Investigating the relationship between diet, lifestyle and healthy brain ageing

  • Rebecca Townsend

Student thesis: Doctoral ThesisDoctor of Philosophy


Dementia is a neurodegenerative condition for which there is currently no cure. Expansion of the ageing population in the 21st century means that incidence of dementia is projected to treble by the year 2050. However, up to 40% of future dementia cases could be delayed or prevented by addressing modifiable factors, some of which, include physical inactivity, obesity and hypertension. Accumulating evidence suggests diet may play a crucial role in reducing risk of both dementia and the condition of cognitive decline (which it is often preceded by). Furthermore, as dementia is multi-aetiological and complex, combining multiple protective factors (e.g., diet and physical activity) within a lifestyle approach has also been proposed to potentially reduce risk. As a result, it is important to investigate the influence of diet on cognition and further explore how diet may be incorporated into a lifestyle approach which promotes healthy brain ageing.

The aim of this thesis is to explore the relationship between diet, lifestyle and healthy brain ageing, to inform our understanding of preventative opportunities throughout the adult life-course.

A broad systematic review was firstly conducted to synthesise current evidence of the associations between, and effects of, dietary patterns (DP) on cognitive decline, cognitive disorders (Chapter 2) and neuroimaging markers (Chapter 3). To understand how diet could be promoted as part of a wider lifestyle to reduce dementia risk, it was firstly important to examine public understanding surrounding brain health. Therefore, a cross-sectional, online survey was developed (Chapter 4), and evaluated (Chapter 5) to explore awareness, beliefs and behaviours surrounding brain health and lifestyle, among adults aged over 40 years old across the UK and Ireland. To then understand the practical application of a lifestyle intervention which aimed to reduce risk of dementia among a high-risk Irish population, the final chapter in this thesis (Chapter 6) involved a mixed-methods evaluation of a multi-domain pilot RCT titled ‘Brain-Diabetes’.ResultsResults from the systematic review identified 83 prospective studies and ten randomised control trials (RCT) which contained outcomes of cognitive decline or cognitive disorders (Chapter 2), and nine prospective studies with neuroimaging outcomes (Chapter 3). In total, 52% and 67% of prospective studies reported a beneficial association between ‘healthy’ DPs and outcomes of cognitive decline and cognitive disorders, respectively. Among RCT studies, 50% found a positive effect of a healthy diet on cognitive decline and the one RCT which examined risk of cognitive disorder was within a sub-group analysis. Results in relation to neuroimaging markers highlighted promising associations between the Mediterranean diet and brain function and structure, but evidence was inconsistent. Overall, the review illustrated substantial between-study heterogeneity across the evidence base and highlighted the need to standardise measurement of both exposure (DPs) and outcomes to progress future studies within the field.The target population for the Brain Health and Lifestyle Survey were individuals aged ≥40 years old, living across the UK and Ireland. The survey was co-developed with public and patient involvement (PPI) and based on existing literature, behavioural frameworks and validated scales to assess relevant behaviours (Chapter 4). Results presented in Chapter 5 suggested low public awareness of some modifiable factors and identified main motivators (noticing problems with brain health, provision of information about brain health) and barriers (lack of enjoyment and knowledge) to improving brain health through a lifestyle approach. There were key differences in awareness, behaviours and beliefs surrounding brain health dependent on demographic characteristics, thus highlighting the need to individualise future approaches to promoting brain health.The mixed-methods process evaluation of the multi-domain Brain-Diabetes pilot trial in Chapter 6 demonstrated that a multi-domain intervention was mostly perceived as acceptable and feasible from participants’ perspective. However, the acceptability of the cognitive training component was mixed. Similar to results of Chapter 5, findings conclusively highlighted the need for interventions to be appropriately tailored to promote adherence. Facilitators to trial acceptability were related to self-efficacy, positive affective attitude and intervention coherence. As a result, future work should consider these constructs to improve intervention adherence and acceptability.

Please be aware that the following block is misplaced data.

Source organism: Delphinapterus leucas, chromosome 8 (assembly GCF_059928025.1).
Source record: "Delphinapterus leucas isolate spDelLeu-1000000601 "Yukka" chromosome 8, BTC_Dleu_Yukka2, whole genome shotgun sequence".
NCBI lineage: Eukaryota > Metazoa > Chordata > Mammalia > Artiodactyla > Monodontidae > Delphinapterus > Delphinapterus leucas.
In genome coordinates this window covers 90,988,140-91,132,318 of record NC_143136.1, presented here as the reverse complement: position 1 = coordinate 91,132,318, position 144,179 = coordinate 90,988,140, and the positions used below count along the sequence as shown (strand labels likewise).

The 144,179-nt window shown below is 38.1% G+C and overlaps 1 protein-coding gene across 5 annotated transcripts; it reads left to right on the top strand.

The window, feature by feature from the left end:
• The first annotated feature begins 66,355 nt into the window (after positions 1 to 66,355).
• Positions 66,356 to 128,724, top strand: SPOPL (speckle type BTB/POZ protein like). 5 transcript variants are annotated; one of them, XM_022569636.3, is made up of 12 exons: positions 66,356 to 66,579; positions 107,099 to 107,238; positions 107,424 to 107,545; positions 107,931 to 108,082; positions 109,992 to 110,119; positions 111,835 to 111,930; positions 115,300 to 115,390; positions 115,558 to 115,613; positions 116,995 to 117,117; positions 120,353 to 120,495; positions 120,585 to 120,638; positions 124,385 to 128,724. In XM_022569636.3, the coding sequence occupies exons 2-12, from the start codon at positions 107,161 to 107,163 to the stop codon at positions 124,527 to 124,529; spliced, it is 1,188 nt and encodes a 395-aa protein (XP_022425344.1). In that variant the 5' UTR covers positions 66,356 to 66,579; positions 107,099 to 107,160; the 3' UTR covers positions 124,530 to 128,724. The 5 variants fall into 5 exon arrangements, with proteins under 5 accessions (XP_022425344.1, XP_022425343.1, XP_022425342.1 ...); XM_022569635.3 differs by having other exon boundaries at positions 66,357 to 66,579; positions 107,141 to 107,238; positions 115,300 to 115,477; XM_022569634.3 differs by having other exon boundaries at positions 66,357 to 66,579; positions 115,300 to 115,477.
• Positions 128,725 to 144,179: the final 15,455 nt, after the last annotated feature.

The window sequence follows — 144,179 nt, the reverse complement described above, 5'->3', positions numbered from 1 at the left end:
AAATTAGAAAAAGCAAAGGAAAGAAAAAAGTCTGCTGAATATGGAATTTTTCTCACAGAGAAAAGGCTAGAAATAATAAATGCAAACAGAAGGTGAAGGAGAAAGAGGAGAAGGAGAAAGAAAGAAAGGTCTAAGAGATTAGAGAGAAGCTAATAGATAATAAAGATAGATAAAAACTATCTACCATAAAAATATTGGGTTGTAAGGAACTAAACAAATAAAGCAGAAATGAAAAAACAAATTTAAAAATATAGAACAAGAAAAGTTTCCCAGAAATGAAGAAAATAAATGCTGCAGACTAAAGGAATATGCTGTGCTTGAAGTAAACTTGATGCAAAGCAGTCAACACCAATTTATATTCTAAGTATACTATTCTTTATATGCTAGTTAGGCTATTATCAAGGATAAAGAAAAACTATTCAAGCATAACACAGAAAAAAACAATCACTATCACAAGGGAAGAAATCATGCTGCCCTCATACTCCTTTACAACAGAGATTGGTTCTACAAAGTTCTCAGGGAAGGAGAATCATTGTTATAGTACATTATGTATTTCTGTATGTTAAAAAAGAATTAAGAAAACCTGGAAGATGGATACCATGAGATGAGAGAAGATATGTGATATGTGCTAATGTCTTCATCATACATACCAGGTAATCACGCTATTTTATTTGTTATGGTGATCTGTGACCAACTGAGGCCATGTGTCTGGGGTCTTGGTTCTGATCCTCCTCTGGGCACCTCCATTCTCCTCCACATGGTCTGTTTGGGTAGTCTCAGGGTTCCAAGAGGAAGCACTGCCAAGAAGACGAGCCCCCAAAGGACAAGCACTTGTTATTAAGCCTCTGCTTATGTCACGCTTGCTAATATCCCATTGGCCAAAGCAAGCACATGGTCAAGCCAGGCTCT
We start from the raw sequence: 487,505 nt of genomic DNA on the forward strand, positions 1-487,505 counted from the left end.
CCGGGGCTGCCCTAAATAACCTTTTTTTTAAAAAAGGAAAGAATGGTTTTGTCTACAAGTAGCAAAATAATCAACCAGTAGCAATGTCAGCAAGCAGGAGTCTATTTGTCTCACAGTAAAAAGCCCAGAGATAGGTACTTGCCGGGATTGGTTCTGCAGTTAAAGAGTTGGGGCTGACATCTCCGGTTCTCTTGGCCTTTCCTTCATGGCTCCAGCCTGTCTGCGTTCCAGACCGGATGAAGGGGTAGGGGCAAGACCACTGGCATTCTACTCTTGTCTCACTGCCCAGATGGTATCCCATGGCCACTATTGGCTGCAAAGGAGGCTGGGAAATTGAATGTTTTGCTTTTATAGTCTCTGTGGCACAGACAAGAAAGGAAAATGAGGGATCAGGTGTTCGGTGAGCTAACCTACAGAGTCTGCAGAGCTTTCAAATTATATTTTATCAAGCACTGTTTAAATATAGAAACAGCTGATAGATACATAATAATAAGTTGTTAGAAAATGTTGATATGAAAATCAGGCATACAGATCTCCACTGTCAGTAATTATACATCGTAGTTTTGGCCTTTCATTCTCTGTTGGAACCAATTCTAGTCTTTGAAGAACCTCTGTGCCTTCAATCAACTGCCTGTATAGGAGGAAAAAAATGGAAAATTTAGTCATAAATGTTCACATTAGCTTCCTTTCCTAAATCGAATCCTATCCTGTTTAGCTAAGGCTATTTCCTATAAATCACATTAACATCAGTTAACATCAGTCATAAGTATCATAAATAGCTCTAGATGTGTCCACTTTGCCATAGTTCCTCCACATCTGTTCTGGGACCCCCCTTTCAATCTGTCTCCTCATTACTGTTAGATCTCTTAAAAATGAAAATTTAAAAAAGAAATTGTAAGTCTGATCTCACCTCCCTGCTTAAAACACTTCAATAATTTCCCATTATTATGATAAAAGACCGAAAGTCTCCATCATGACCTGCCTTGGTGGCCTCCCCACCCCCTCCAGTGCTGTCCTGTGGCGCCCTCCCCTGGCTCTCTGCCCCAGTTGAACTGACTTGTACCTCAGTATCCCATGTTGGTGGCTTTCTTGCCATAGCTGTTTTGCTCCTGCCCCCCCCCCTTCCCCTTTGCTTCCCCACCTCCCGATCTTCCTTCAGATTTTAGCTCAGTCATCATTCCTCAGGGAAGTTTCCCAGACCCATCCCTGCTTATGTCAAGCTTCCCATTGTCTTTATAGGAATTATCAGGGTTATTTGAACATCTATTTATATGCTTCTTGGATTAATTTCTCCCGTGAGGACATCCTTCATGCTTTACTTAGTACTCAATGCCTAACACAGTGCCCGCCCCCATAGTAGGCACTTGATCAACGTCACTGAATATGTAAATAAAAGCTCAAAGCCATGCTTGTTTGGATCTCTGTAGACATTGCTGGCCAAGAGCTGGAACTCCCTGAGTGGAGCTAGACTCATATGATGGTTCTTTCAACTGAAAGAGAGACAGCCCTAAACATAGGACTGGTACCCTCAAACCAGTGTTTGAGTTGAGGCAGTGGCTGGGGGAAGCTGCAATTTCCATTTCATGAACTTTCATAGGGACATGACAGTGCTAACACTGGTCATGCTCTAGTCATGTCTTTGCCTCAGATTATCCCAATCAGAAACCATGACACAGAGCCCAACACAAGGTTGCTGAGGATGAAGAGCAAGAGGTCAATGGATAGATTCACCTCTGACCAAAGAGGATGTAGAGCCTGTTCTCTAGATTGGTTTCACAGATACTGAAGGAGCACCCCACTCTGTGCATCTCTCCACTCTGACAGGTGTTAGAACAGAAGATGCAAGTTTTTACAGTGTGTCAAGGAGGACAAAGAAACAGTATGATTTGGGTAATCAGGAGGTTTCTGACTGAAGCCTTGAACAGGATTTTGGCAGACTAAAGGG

The work presented within this thesis provides a novel and valuable contribution to the evidence base of diet and lifestyle approaches to promoting brain health. There are several considerations for future research arising from this work, this includes the importance of standardising the study of DP and developing surrogate measures of cognition. Above all, to tackle the challenge of an ageing population and increasing prevalence of cognitive decline, there is a critical need to increase awareness and promote behaviour change to a ‘brain-healthy lifestyle’ via cost-effective interventions.

Thesis embargoed until 31st July 2024
Date of AwardJul 2023
Original languageEnglish
Awarding Institution
  • Queen's University Belfast
SponsorsNorthern Ireland Department for the Economy
SupervisorJayne Woodside (Supervisor) & Claire McEvoy (Supervisor)


  • brain health
  • dietary patterns
  • dietary intervention
  • multi-domain
  • cognition
  • cognitive health

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